• Dan: No, it’s not too much. It would be like a gallery label. In museums, we kept all of our labels attached to the backs of the paintings when they weren’t being shown. We’re talking 5 or 6 very short lines–or one longer line with commas! Tina and Katherine: Yes, it depends on where the piece is going. Sari: I’m afraid it’s part of the way things work. If you want to keep your info on there, you must stand up to the gallery and build that level of trust with them. Tina: This is sure true: “If you’re doing it right, your name should be sufficient anyway.” If you’re promoting yourself correctly and online enough, people will find you! Lauren and others: Keep in mind that not everyone sells through galleries! Sari: Thanks for the link. It’s hard to find it on their site. Wonder if you have to be a member. Is that the only reason you joined?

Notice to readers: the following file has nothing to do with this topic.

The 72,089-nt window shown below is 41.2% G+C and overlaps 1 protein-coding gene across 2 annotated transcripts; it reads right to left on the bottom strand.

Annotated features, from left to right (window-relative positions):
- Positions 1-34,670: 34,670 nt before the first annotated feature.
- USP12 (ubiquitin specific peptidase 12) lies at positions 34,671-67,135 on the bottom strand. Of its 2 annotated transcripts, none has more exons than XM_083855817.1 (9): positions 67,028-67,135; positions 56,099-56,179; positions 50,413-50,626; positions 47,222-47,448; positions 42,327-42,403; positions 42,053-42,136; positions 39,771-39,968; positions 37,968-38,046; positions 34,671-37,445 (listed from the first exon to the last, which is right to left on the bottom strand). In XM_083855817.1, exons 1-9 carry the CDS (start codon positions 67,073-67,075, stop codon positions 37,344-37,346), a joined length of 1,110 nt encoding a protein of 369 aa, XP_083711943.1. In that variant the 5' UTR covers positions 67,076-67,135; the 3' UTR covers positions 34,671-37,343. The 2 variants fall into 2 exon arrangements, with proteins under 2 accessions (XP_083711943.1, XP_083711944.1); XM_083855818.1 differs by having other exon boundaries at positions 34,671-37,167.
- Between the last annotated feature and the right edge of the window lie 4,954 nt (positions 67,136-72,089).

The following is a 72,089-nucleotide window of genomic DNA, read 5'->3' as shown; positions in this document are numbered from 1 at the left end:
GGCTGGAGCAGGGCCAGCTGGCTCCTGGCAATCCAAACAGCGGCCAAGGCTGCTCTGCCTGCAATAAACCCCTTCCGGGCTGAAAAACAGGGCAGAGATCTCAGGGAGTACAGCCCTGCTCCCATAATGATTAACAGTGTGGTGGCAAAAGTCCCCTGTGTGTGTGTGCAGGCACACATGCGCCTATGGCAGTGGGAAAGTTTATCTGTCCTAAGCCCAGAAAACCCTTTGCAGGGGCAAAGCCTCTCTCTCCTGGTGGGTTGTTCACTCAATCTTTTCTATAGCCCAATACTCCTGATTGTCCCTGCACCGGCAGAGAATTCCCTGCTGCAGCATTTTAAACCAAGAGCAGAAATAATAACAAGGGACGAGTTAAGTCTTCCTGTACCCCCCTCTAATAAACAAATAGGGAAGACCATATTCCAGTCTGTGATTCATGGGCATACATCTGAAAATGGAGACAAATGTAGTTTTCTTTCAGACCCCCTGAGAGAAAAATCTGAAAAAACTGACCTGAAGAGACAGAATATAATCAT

• yes , it is the only reason I joined … late last night I Googled id security labels & an article about Fine Art registry came up …I had no idea you could put this kind of tag on & register provenance online … I went to their site , joined with the free membership & in the joining process they ask you how many tags you want to order … the minimum order is 10 , at 2 dollars & a bit each , plus shipping , & a credit card number later I am joined … I am going to experiment with this before committing further …but I really think it is something I will use , seeing as I have had several problems with galleries here being rather casual about inventory & other rather important ‘ details ‘ …